How Coronavirus is Affecting Small Businesses in Some States More Than in Others

Coronavirus has dealt a heavy blow to small businesses across the U.S. With most of the U.S. under some form of lockdown, some businesses have managed to adapt by having employees work remotely. However, many business owners have been forced to lay off staff and have watched their revenue plummet to zero.

87{a87f602f9b65d268d2531d6307ed39cfde24e475374069973d0be7fc923da513} | A recent WalletHub survey found that 87 percent of the small business owners surveyed said their business is hurting from the coronavirus.

35{a87f602f9b65d268d2531d6307ed39cfde24e475374069973d0be7fc923da513} | Percentage of small businesses participating in the survey who said their business cannot last more than three months in current conditions.

Where does your state rank in small business negative impact? (Hover over your state.)

In order to find out where the pandemic has caused businesses to struggle most, the personal finance website WalletHub compared the 50 states and DC across 12 key metrics. Their data set ranges from the share of small businesses operating in high-risk industries to small-business credit conditions and the state’s small-business friendliness.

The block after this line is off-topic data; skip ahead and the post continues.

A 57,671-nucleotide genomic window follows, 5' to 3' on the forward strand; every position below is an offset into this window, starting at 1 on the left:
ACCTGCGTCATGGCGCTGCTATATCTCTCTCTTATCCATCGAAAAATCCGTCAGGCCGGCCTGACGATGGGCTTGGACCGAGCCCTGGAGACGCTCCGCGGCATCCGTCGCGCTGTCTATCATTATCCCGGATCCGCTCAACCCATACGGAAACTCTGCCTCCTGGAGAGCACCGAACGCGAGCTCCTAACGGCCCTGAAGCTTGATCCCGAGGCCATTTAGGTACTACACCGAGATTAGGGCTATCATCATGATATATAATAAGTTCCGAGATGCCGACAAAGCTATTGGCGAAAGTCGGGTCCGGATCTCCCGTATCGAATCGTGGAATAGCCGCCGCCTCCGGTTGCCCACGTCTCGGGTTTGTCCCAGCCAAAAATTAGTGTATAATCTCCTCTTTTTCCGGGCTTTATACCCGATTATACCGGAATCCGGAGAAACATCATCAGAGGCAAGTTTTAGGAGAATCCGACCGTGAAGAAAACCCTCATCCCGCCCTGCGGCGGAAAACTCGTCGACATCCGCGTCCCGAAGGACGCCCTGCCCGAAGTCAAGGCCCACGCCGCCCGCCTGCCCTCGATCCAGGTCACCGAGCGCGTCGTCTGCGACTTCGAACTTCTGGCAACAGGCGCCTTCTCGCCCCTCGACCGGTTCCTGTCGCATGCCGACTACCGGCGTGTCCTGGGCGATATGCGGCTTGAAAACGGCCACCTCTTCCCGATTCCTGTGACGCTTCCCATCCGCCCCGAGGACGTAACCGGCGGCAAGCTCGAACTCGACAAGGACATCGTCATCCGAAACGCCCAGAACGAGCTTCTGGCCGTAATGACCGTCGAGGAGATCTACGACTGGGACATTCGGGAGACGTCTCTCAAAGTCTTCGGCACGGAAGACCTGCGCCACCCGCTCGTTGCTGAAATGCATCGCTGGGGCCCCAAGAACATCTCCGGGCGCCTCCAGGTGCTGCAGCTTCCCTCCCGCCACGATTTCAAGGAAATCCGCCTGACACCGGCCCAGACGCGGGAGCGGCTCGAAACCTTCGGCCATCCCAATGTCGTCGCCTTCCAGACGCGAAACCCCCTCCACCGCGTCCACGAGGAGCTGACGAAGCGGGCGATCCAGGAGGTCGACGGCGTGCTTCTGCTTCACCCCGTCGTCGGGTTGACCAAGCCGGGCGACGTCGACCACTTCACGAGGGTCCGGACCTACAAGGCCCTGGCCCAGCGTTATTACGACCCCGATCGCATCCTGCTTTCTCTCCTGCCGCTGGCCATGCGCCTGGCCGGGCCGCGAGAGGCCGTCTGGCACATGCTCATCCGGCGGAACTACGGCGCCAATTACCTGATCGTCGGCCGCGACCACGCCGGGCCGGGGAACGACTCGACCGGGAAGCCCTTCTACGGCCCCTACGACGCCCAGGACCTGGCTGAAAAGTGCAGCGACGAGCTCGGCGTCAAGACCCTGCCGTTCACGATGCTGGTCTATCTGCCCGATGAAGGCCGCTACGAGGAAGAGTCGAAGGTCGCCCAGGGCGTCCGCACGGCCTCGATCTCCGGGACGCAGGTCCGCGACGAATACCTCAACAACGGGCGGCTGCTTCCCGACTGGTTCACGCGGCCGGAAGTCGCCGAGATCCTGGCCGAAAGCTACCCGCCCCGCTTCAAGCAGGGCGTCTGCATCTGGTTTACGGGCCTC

More findings from the WalletHub research

  • Hawaii has the highest share of small-business employees operating in highly affected industries, 57.66 percent, which is 1.5 times higher than in Pennsylvania, the state with the lowest at 38.59 percent.
  • Wyoming has the lowest share of businesses with e-commerce sales activity, 9.60 percent, which is 1.8 times lower than in the District of Columbia, the highest at 17.20 percent.
  • The District of Columbia has the highest share of loans to small businesses that are more than 30 days past due but less than 91 days past due, 7.40 percent, which is 12.5 times higher than in South Dakota, the state with the lowest at 0.59 percent.
  • Hawaii has the highest total dollar amount of small business loans per small business employee, $5,616, which is 2.3 times higher than in the District of Columbia, the lowest at $2,449.
  • South Carolina has the lowest share of eligible small businesses receiving SBA loans, 4.63 percent, which is 3.5 times lower than in Utah, the state with the highest at 16.27 percent.


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